So I think-I can't give you a fixed percentage. It would be dangerous to do that. What I would tell you is that my goal is to cut the deficit in half in four years. But obviously, you got to see where you are in terms of the economic cycle and what the needs of the country are. Franklin Roosevelt pumped prime to a fare-thee-well, got the country moving. And hopefully we're not going to have that kind of need.

But one of the problems that's not being talked about that we need to look at is America's dependence on foreign capital to buy our debt today. And many of the countries doing so have enormous safety- net confrontations looming on the horizon. In Japan, for instance, a diminishing workforce, a growing retiring population and huge requirements to meet that. What happens if those requirements require them to pull money back, and so forth?

So I think we've got some larger economic issues to put on the table in terms of the global economy. Europe is pretty stagnant right now. Japan, many people think is doing better, but still fairly broke. And we've got some big issues on the table, I think, to work through. So I'm not going to get locked in to a specific rate of growth. I'll tell you this, I'll cut the spending level from where it is today, and we will reduce the size of government from what it is today. That I will pledge to you.

MODERATOR: Okay, one more here right in front, please.

SEN. KERRY: Yes, sir?

Q Senator Kerry, the man who's sitting right next to you, Peter Bhatia, earlier this week, in his outgoing presidential address, raised a lot of concern about the growing secrecy in the federal administration, secrecy that goes beyond the bounds necessary for national security. So my question is, if you're elected president what will you do to restore freedom of information?

SEN. KERRY: I believe very deeply in that freedom of information. And I have pledged that as president, I will hold a press conference at least-a full press conference at least once a month. And I think that if you're trying to move America in a legitimate direction, and if you're trying to accomplish something that's genuinely for the broader good of the country, you should welcome the opportunity to talk to you folks about it because it's a great marketing moment, it's a wonderful opportunity to put out the high side of what you're trying to do.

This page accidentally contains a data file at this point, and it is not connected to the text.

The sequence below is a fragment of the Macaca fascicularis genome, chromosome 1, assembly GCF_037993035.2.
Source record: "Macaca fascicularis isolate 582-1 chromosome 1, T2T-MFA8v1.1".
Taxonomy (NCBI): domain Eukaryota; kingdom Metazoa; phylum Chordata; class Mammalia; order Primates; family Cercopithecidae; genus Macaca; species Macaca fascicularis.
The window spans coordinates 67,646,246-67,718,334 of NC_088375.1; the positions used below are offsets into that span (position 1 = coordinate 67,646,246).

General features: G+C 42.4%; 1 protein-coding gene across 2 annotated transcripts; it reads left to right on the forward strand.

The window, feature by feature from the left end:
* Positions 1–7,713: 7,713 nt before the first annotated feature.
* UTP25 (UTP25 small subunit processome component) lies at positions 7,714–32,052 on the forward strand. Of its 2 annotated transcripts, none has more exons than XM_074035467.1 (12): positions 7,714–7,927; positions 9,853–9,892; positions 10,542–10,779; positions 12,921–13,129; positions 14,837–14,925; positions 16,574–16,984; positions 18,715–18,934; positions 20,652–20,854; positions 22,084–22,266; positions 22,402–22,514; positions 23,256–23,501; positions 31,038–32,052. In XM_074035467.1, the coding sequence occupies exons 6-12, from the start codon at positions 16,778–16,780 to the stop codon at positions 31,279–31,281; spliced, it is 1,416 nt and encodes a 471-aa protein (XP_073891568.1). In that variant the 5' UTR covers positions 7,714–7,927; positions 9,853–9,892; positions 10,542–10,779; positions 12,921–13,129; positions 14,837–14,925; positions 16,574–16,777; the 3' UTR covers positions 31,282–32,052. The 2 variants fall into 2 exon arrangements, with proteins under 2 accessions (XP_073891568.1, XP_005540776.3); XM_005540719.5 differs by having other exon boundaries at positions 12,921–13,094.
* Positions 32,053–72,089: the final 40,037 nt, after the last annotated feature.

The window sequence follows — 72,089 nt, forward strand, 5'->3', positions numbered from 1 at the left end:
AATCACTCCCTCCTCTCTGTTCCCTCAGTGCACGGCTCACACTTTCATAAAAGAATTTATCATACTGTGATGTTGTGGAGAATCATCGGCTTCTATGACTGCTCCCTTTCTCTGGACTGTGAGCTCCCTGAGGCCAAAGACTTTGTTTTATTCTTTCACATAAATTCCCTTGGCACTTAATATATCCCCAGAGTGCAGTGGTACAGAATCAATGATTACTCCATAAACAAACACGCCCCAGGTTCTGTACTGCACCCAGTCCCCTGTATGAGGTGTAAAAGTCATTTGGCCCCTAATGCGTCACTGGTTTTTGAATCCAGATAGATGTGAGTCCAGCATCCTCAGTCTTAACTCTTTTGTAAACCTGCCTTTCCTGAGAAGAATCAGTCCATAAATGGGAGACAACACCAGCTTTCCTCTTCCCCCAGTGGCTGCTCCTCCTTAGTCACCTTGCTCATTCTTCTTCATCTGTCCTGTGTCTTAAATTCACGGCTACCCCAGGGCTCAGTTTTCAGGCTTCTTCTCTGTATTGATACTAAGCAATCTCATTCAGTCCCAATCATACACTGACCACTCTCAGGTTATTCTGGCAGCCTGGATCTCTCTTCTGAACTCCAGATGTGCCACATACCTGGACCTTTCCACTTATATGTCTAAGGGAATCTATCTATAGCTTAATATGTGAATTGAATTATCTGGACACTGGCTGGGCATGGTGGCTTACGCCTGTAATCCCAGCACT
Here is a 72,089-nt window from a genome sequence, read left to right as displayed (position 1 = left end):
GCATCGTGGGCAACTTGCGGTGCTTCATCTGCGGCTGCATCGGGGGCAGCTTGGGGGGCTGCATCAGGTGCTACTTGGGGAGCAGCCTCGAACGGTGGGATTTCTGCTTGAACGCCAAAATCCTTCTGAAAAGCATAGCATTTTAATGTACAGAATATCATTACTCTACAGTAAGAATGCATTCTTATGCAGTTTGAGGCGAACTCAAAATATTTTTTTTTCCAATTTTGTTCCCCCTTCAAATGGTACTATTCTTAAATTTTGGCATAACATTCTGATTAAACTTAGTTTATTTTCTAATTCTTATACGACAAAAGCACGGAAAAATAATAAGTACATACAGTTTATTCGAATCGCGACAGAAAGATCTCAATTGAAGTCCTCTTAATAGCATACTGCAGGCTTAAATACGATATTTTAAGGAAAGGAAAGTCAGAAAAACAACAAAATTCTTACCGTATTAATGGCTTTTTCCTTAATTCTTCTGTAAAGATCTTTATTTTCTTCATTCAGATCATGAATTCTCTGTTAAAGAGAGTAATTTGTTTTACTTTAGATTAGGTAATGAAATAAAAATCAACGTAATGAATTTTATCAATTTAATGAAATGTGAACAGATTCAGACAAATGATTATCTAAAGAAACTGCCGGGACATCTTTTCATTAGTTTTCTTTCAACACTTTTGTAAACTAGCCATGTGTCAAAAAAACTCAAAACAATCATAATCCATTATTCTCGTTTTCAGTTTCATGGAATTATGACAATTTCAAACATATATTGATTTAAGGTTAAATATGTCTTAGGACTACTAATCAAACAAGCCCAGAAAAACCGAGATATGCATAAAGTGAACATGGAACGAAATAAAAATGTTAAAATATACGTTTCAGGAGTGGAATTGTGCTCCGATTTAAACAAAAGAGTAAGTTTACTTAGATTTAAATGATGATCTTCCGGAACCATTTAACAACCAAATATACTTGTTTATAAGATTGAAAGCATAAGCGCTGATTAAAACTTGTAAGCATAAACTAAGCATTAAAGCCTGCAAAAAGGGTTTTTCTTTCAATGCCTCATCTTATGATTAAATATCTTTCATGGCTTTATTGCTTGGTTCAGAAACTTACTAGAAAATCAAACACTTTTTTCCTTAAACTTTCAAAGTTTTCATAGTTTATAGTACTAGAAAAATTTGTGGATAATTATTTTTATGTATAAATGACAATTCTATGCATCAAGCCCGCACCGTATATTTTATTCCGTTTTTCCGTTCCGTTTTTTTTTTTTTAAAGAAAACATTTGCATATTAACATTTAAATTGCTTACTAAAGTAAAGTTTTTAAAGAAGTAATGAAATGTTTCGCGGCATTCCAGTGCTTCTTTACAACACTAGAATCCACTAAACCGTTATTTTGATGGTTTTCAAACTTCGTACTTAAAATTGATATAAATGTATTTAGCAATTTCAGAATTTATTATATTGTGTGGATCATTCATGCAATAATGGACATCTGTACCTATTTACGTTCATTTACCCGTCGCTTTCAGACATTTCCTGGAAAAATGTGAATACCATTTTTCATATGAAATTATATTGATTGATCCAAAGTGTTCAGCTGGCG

It's-if you're trying to do things that are hard to explain, that you have to hide; if you're trying to do things that, you know, are in secret like Mr. Cheney's energy policy, which we're still trying to figure out, you know, who was at those meetings-I'll hold open meetings, folks. Nothing-I'd love to have an open negotiation on health care in America, love to have C-SPAN cover it and listen to some of the flimsy excuses we hear about why we can't do this or why we can't do that. So I'm for moving, within the limits of national security, obviously, to be as open as possible, and I think there are many ways to be able to guarantee that.

I've released --

Q Thanks for taking our questions.

SEN. KERRY: Beg your pardon?

Q Thanks for taking our questions today.

SEN. KERRY: Thank you. Well, I'm delighted to.

Yes, sir.

Q Skip Perez with the Lakeland, Florida Ledger. Senator, the Nader factor once again looms potentially large over the coming election. I'm wondering whether you have had any conversations with Mr. Nader about whether he should run and what your thoughts generally are about how his presence in the race could affect the outcome.

SEN. KERRY: I have had a conversation with him. I've known Ralph Nader for 30 years. I've respected many of the things that he's accomplished through those years, and there are some great accomplishments. And I did talk to him sometime last year, so-then I've had a conversation with him on the phone subsequent to that. So I've stayed in touch.

My hope is that, over the course of this campaign, as I lay out the agenda as I have today and as I continue to go around the country and talk about what we can do with respect to energy independence, the environment, corporate responsibility, trade, et cetera, I believe that I can hopefully speak to the people who, in the 2000 election, felt a need to support Ralph Nader and to make it clear that this time there is not a need, and not only is there not a need but it could be counterproductive to the very things that they want to achieve. So I hope that by September or so, if I do my job properly, Ralph Nader's candidacy will not be necessary, and that's my intention. So we'll see where we are at that point in time, but I certainly respect him and hope that he will see in the end that we have a common interest here.

Anybody else? You've been very patient. Thank you.

MODERATOR: Senator Kerry, thank you so much for being with us today.

SEN. KERRY: It's good to be here. Thank you. (Applause.)

Copyright 2004 The Federal News Service, Inc.